New York Fed President William Dudley owned more than $100,000 in shares of companies that received emergency asssitance in 2008.
NEW YORK (CNNMoney) — As he helped orchestrate the Wall Street bailouts, William Dudley — now president of the New York Fed — owned more than $100,000 stock in AIG and General Electric, two firms that received government assistance.
That’s one of many revelations found in the hundreds of pages of financial disclosure documents for current regional Fed presidents, released by the 12 Federal Reserve banks on Tuesday afternoon.
“In order to promote transparency and in response to media interest, the Federal Reserve Banks are today making available the financial disclosure forms and related documents filed by their current Presidents with Federal Reserve Bank Ethics Officers,” statements posted on the bank sites said.
Dudley’s documents are perhaps the most controversial, since a government investigation into the Fed last year revealed that he had received rare waivers that allowed him to keep his AIG and GE investments while working on bailouts of the financial sector.
A former chief economist at Goldman Sachs (GS, Fortune 500), Dudley joined the New York Fed in 2007 to head the bank’s markets group.
In 2008, he owned about 4,500 shares of General Electric (GE, Fortune 500) and 500 shares of American International Group (AIG, Fortune 500), along with roughly $1.45 million in Treasury Inflation-Protected Securities, or TIPS.
His other holdings included savings bonds and various mutual funds, as well as common stock in Pfizer (PFE, Fortune 500), Merck (MRK, Fortune 500), Medco Health Solutions (MHS, Fortune 500), Walt Disney (DIS, Fortune 500), Discovery Communications (DISCA), and a smattering of telecommunications companies.
The AIG and GE shares made up only a fraction of Dudley’s portfolio, but they posed a potential conflict of interest, when the Fed started negotiating bailouts of those companies.
On Sept. 16, 2008, the Fed agreed to an $85 billion bailout for AIG, in exchange for an 80% stake in the company. Three days later, Dudley was granted a waiver to allow him to continue working on the bailout, despite his investment in the insurance company — which at that time amounted to about $1,200.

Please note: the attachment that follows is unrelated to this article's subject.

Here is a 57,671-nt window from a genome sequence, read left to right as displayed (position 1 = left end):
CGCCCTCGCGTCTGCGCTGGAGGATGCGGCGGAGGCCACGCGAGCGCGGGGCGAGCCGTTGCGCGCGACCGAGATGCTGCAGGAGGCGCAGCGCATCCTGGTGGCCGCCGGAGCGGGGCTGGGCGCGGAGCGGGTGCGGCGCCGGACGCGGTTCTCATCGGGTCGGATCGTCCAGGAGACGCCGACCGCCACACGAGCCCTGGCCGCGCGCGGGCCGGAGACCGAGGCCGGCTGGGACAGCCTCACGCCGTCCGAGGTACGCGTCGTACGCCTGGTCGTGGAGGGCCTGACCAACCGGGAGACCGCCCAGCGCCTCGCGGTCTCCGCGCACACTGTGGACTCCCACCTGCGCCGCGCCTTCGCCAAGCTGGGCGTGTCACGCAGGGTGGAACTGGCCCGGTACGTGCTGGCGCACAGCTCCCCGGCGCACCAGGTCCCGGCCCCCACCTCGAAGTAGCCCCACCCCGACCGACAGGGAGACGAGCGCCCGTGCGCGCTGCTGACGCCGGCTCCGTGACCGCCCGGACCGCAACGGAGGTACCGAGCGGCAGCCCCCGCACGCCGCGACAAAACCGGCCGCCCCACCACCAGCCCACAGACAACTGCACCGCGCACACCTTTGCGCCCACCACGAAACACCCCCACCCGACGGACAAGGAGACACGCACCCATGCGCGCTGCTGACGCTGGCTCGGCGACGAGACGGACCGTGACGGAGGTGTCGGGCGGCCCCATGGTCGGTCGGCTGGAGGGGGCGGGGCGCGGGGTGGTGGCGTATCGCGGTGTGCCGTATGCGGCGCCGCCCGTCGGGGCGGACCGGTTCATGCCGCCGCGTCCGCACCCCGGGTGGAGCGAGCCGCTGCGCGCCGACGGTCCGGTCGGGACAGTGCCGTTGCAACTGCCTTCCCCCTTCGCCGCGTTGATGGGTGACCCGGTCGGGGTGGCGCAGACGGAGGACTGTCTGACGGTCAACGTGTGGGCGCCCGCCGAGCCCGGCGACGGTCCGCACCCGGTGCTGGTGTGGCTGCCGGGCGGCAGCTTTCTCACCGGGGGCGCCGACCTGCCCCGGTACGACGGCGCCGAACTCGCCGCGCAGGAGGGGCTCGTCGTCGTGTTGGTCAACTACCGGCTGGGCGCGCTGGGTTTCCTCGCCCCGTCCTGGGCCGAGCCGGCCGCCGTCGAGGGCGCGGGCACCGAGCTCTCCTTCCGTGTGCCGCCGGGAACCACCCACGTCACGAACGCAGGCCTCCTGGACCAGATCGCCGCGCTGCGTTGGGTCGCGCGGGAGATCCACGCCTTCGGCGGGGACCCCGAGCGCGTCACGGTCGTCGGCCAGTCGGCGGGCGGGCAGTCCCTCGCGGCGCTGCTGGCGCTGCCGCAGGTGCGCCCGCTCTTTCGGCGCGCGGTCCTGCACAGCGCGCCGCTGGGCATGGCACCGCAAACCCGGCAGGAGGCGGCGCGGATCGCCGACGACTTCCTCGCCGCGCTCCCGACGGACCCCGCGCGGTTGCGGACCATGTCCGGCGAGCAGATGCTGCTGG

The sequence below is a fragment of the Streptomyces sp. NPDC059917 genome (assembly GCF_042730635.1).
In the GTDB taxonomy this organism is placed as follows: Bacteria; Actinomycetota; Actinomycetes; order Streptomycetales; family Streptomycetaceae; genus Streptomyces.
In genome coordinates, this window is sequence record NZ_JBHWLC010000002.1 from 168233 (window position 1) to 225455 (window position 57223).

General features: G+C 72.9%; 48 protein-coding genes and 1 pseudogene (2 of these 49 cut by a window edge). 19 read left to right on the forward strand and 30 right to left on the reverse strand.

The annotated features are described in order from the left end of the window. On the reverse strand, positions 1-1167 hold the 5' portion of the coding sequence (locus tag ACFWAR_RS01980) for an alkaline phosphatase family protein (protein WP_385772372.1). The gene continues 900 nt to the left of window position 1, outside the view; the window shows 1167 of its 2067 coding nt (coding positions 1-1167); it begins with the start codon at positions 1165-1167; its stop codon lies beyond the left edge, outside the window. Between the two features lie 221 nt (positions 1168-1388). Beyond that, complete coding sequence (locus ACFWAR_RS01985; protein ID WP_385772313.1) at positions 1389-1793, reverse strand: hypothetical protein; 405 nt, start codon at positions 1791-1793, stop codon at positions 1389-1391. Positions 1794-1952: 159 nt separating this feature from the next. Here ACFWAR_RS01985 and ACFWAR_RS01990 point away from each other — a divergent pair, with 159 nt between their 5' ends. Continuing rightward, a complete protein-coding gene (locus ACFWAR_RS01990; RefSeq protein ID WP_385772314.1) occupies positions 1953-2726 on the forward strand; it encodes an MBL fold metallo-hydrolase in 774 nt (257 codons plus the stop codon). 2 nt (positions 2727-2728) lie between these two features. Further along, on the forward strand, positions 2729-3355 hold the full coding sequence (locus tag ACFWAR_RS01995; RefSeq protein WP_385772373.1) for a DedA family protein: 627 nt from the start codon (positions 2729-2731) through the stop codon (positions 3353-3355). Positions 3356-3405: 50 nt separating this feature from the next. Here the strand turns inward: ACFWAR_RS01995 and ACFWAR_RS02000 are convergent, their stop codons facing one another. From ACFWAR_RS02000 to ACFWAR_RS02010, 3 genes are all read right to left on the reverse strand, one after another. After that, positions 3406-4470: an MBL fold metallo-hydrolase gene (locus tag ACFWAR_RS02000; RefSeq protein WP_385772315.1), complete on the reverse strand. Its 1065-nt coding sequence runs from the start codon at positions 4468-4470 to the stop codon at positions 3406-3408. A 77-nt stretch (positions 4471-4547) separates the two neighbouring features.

“Normally, the bank did not have regulatory authority over AIG, so this issue wouldn’t have been on anybody’s radar when he first joined the bank,” said Robert Kelner, chair of Covington Burling”s Election and Political Law Practice Group.
“Once it became apparent that he would be directly involved in decisions affecting AIG, the conflict of interest was already there.”
Meanwhile, the Fed asserted that while GE was not a part of the bailout at the time, its share price could be affected by the Wall Street aid because the company included GE Capital, a large financial services division.
Dudley owned GE shares worth about $107,000 at the time.
Typically, when a public official holds assets that might cause a conflict of interest, he or she is required to divest those assets. But in this case, Dudley was already privy to inside information, so selling his AIG and GE shares immediately was not a viable option.
“I’m sure he would have preferred to be free to divest himself of the AIG stock, but this was an ironic situation where he was actually compelled to retain his interest to avoid the appearance that he was relying on inside information,” Kelner said.
Instead, the Fed allowed Dudley to sell his AIG shares at pre-determined random dates. He unloaded the AIG shares in 2010 and the GE shares in 2011.
That wasn’t the only challenge though.
In early 2009, Dudley’s TIPS holdings also became problematic when he succeeded Timothy Geithner as the president of the New York Fed. As part of that role, Dudley became a voting member on the Fed’s key policymaking committee, which sets interest rates.
Again, the Fed’s ethics officers granted Dudley a waiver, allowing him to keep his investments while working on the committee, despite the fact that his decisions could influence the value of those securities.
The Fed noted that the $1.45 million in TIPS made up less than 5% of Dudley’s assets, which would mean his total portfolio exceeds $29 million.
“In this instance, the bank seems to have decided that essentially his holding in TIPS was not a big enough deal to require him to divest his holdings,” Kelner said.
As part of the waivers, Dudley is not allowed to trade the TIPS and is required to keep them until their maturity date.
The Fed has kept interest rates at record lows since 2008, and just last week, the central bank predicted that it will keep them there for another three years.
The Government Accountability Office first pointed out potential conflicts of interests at the Fed in a report in July, when it found employees also had financial interests in Bank of America (BAC, Fortune 500), Citigroup (C, Fortune 500) and JPMorgan Chase (JPM, Fortune 500), at the time that the banks received emergency financial assistance.
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